A New Kind of Notebook
Cameron Kingston didn't want to stick out. Didn't want to be noticed, and especially didn't want anyone to sneak peek of the notebook that held his entire life together. But when his brothers fame reached its peak, Cameron realized what he really wanted in his life.
And it wasn't to blend in.
The think about my day usually is that itâ€™s so normal, and yet, not at all. But even starting at the all â€“ too â€“ familiar sign in the principalâ€™s office, there was an unease hanging in the air, a hint of something â€“ maybe a smell â€“ that I just couldnâ€™t put my finger on.
A familiar face, spotted with freckles and layered with a mat of salt-and-pepper hair, poked its head around the doorway. Iâ€™d seen the principal thousands of times, for whatever reason, but somehow this sent a shiver down my spine that I couldnâ€™t explain.
â€œCameron? Are you ready?â€
I took a deep breath and rose to my feet, hefting my horn case up over my shoulder. I was sick of this stupid instrument.
The principal led me into the office.
There was nothing new about Mr. Kitskeyâ€™s office. It had always looked this way, the ceiling and walls decorated with posters and drawings given to him by past and present students. There was the worn blue beanbag in the corner, and the Domo rug, which matched the rest of his Domo accessories. Mr. Kitskey had an odd obsession with Domos.
I almost smelled a waft of cinnamon as I threw myself down into the office chair in front of the lemon-cleaner scented mahogany desk, which was also a familiar sight. But the new smell soon was gone, leaving me with everything Iâ€™d always known.
â€œCameron,â€ Mr. Kitskey ran a hand through his hair, disheveling it, before reclining back into his chair. â€œYouâ€™ve been coming here for a very long time now.â€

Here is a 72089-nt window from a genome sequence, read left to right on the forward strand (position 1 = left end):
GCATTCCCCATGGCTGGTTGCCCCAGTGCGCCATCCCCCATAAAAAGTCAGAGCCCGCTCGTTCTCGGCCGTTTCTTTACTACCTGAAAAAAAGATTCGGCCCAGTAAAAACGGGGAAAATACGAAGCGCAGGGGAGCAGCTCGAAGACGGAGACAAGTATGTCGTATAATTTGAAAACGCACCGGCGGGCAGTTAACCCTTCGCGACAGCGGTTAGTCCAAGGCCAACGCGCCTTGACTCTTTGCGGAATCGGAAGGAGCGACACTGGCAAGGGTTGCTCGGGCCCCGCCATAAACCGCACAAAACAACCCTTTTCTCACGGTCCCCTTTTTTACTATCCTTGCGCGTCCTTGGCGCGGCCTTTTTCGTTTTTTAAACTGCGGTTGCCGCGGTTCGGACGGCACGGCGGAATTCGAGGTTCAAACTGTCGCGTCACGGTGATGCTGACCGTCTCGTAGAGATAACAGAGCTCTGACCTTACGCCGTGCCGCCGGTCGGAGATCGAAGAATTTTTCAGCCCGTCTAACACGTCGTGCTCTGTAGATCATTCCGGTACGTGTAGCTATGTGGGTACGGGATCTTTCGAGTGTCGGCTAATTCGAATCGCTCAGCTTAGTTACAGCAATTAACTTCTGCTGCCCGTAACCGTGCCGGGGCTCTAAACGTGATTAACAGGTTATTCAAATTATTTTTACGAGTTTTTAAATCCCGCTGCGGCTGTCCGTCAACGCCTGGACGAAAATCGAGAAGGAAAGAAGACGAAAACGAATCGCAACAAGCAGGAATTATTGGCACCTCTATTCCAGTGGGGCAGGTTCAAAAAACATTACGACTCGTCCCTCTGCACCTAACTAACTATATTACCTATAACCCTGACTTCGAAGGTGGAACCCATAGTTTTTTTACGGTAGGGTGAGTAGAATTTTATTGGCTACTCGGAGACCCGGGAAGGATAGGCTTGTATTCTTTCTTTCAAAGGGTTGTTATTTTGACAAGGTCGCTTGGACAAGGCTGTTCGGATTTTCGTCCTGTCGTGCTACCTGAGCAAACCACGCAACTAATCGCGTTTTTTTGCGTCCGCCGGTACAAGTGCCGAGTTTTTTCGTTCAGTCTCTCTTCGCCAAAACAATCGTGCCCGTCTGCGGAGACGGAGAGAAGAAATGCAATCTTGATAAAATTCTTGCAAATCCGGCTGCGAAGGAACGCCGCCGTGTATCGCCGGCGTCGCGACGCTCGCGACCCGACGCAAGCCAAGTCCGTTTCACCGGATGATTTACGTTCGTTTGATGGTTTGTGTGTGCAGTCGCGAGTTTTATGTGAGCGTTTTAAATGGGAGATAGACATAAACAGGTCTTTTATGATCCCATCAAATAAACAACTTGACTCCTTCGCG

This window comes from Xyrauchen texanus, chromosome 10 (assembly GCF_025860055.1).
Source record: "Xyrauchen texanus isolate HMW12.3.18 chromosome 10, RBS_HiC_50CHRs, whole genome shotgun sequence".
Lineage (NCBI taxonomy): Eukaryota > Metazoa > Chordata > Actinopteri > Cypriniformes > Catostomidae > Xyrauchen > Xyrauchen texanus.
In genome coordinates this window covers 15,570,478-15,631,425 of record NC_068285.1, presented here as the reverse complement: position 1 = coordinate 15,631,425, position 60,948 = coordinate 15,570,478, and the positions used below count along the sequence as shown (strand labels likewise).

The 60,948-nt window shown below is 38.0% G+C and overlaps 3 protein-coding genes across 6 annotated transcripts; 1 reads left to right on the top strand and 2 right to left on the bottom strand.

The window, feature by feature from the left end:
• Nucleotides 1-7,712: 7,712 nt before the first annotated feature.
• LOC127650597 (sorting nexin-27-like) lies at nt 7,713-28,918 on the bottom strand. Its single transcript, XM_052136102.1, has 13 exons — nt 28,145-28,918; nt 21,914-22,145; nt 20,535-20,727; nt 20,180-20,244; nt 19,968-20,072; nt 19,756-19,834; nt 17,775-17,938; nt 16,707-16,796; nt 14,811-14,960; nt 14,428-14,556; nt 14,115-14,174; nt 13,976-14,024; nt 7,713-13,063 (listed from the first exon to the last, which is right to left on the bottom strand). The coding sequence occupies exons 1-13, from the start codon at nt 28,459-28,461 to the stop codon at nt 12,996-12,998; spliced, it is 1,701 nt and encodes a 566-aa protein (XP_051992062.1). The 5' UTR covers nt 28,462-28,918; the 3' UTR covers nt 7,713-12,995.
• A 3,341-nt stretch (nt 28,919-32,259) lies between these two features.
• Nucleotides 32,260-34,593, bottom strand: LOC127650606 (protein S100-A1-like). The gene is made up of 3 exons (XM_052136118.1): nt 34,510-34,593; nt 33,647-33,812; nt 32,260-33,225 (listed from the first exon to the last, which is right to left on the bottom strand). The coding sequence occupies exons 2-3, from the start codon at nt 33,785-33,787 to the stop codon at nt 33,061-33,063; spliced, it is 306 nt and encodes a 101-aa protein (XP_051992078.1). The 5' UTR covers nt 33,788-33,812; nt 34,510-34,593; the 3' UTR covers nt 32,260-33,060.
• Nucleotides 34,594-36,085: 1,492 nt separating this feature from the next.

This didnâ€™t surprise me. Most of the teachers, all except for the principal, had had this chat with me before. They all thought I was a criminal mastermind of some sort, or maybe I just wanted attention. Although that was fairly the opposite of my goal in life.
â€œItâ€™s my luck.â€ I admitted. â€œIâ€™m always in the wrong place at the wrong time.â€
He looked skeptical, his thin eyebrows raised in a fairly startled expression that wasnâ€™t uncommon on his face. â€œWell, then, donâ€™t you get tired of it?â€
Now it was my turn to be startled. I hadnâ€™t thought much of it, being the way I was. I had thought I was content like this, coming to the principals office for things I hadnâ€™t really done. It was old hat. But now, he was asking me if it got tiring?
I hesitated, running my hand meditatively over my horn case. â€œNot really.â€ I decided. â€œItâ€™s allâ€¦old news. Itâ€™s my life. It would be weird to give it up.â€
He didnâ€™t say anything for a moment, his eyes drifting slightly unfocused. Then he said quietly, â€œSo youâ€™re alright, like this?â€
I shrugged. â€œWellâ€¦yeah. I donâ€™t have much of a choice. Itâ€™s me against the world, that I know, but it seems like a fairly even match.â€
Mr. Kitskey didnâ€™t ask me any more questions after that. He let me leave and watched me all the way down the hall, as I could tell by the prickling on the back of my neck. I was already late for first period and he hadnâ€™t given me a pass, but it almost didnâ€™t matter. I was never on time.
The teacher ignored me completely as I sneaked into the back of the classroom, slipping silently into my seat. The room seemed warmer than usual, and the humidity caused beads of sweat to prickle up at my collar.
I shifted in my seat. There was an ever-growing nipping sensation at the back of my mind that I couldnâ€™t rid myself of, and it was overtaking my thoughts like a brain freeze. I began to sort through my memory, thinking of what may have been bothering me. But it wasnâ€™t until class was over, as all the kids pushed and shoved their ways out of the room, that it dawned on me.
I had left my notebook on the bus.